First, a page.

There are a couple problems at play here. First of all, if Hamlin is considering back surgery, as has been reported, why not wipe the season, get the surgery, and be a new man for 2014? For all the debate about him possibly making the bally-hooed Chase this year, let’s face it: He’s not. Where is someone with half a brain telling him to get fixed and get right and race hard next year? It’s a freakin’ back! Nerves, support, muscle, spine – ya know, a lot of important stuff. Who’s to say he doesn’t wreck at Darlington and cramp that thing up again? Maybe walking without a cane is overrated. Spare any discussion of toughing it out and being a competitor blah, yeck, meh.
The second problem is the fishbowl that is NASCAR. Hamlin has been such a big story for the past couple weeks, because other than suspensions, it’s one of the only storylines in the sport. Silly season? Practically non-existent. Changes to the schedule or tracks? Nada. Even the chatter about the Gen-6 car has been tamped down. So there it is, fans get weekly medical updates. It’s kind of weird when the sport is so vanilla.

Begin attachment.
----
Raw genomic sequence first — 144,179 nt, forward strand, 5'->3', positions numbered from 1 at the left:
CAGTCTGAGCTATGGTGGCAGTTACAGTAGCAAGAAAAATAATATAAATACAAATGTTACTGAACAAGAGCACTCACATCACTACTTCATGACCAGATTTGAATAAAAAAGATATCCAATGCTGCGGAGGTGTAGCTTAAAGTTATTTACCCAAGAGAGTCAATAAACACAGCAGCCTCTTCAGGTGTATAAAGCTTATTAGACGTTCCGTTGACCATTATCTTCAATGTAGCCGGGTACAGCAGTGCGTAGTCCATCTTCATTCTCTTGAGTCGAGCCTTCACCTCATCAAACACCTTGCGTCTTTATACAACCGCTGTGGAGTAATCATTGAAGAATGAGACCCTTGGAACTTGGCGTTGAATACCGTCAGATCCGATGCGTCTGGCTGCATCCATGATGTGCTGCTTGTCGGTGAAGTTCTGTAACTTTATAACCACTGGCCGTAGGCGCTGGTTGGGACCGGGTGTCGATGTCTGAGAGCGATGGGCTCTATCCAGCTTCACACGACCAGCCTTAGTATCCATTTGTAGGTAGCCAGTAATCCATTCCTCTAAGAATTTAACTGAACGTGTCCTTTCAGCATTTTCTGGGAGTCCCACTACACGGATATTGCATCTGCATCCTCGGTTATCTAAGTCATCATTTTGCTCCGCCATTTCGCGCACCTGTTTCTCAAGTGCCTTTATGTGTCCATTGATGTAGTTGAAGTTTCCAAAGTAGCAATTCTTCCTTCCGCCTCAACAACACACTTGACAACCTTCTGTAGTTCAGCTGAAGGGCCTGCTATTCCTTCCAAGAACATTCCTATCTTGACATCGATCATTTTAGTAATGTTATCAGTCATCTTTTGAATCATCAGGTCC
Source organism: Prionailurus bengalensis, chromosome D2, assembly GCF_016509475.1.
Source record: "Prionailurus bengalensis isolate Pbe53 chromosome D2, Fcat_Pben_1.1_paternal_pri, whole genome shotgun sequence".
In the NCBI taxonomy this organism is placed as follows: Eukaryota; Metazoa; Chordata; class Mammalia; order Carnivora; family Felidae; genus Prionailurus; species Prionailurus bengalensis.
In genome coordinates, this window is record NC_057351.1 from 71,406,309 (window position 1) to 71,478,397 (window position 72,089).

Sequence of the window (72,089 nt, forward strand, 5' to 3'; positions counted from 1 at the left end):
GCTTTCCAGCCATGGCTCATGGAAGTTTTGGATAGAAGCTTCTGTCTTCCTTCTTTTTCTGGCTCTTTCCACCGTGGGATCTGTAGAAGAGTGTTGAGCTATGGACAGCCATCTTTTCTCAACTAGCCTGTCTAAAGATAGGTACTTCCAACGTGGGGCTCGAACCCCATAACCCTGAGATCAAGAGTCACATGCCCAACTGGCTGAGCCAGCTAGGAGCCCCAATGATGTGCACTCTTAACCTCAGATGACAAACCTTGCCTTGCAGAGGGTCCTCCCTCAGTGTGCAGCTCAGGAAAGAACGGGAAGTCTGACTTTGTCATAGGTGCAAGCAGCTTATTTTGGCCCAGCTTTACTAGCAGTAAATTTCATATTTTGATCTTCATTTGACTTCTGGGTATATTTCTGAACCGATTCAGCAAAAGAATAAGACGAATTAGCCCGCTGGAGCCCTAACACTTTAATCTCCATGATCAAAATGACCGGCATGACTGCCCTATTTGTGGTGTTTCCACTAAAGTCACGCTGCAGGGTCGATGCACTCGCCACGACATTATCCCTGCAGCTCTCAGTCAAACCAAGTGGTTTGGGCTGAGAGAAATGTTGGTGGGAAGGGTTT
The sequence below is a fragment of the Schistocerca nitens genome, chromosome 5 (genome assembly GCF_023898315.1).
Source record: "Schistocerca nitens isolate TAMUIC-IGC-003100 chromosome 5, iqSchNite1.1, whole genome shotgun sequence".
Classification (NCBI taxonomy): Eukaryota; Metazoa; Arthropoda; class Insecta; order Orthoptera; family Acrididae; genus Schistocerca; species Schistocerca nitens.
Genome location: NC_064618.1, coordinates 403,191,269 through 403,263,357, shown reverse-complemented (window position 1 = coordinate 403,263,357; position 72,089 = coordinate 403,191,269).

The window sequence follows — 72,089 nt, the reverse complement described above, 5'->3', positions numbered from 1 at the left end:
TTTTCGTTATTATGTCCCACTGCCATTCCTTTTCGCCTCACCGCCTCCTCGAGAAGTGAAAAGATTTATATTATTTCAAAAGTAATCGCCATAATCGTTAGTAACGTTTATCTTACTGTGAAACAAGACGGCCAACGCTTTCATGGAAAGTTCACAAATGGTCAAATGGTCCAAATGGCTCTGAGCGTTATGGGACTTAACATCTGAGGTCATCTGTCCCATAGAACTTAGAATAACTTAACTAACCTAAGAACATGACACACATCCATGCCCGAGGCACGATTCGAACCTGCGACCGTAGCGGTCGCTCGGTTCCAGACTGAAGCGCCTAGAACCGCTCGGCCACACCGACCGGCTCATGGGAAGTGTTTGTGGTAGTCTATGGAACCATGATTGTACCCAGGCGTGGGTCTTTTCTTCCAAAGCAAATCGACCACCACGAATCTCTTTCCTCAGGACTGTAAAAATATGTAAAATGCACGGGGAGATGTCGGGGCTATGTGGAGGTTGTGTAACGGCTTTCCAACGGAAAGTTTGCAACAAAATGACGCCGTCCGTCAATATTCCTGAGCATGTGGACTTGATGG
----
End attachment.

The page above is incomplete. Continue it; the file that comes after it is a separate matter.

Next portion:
Happiness Is… Seven Hour Races
Nothing screams to a young market of fans like a race that just won’t end. In today’s short-attention-span-theater world, the 18-35-year-olds just aren’t going to bother sticking with a race that features a 3-hour rain delay (no matter how many Red Bulls or 5 Hour Energy Drinks they consume or whether they’re on Ritalin or not). Hell, that last sentence was so long that I checked out while writing it. What was I writing about? Oh yeah, a full day spent with Talladega.
These issues go to one of the core factors of how NASCAR is losing viewers. First, save a couple marquee events, the races should be no longer than two and a half hours. Formula One figured this aspect out a long time ago, and has nailed their events to just under 2 hours – doesn’t seem to be hurting them with fans. The second aspect that NASCAR must consider is more night races. Oh my, it’s a beautiful Sunday, sun out and all that – yeah, it seems like a great time to be indoors watching cars go in circles. Not so much. Night races, however, provide a perfect complement to grilling out, drinking whatever your favorite cold beverage is, and closing the day. People, not just one specific demographic, just aren’t likely to park themselves on a Sunday to watch racing, there’s just too much to do.
Enjoy the action at the odd egg-shaped track. One of the most storied and unique tracks on the schedule.
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About the author
As a writer and editor, Ava anchors the Formula 1 coverage for the site, while working through many of its biggest columns. Ava earned a Masters in Sports Studies at UGA and a PhD in American Studies from UH-Mānoa. Her dissertation Chased Women, NASCAR Dads, and Southern Inhospitality: How NASCAR Exports The South is in the process of becoming a book.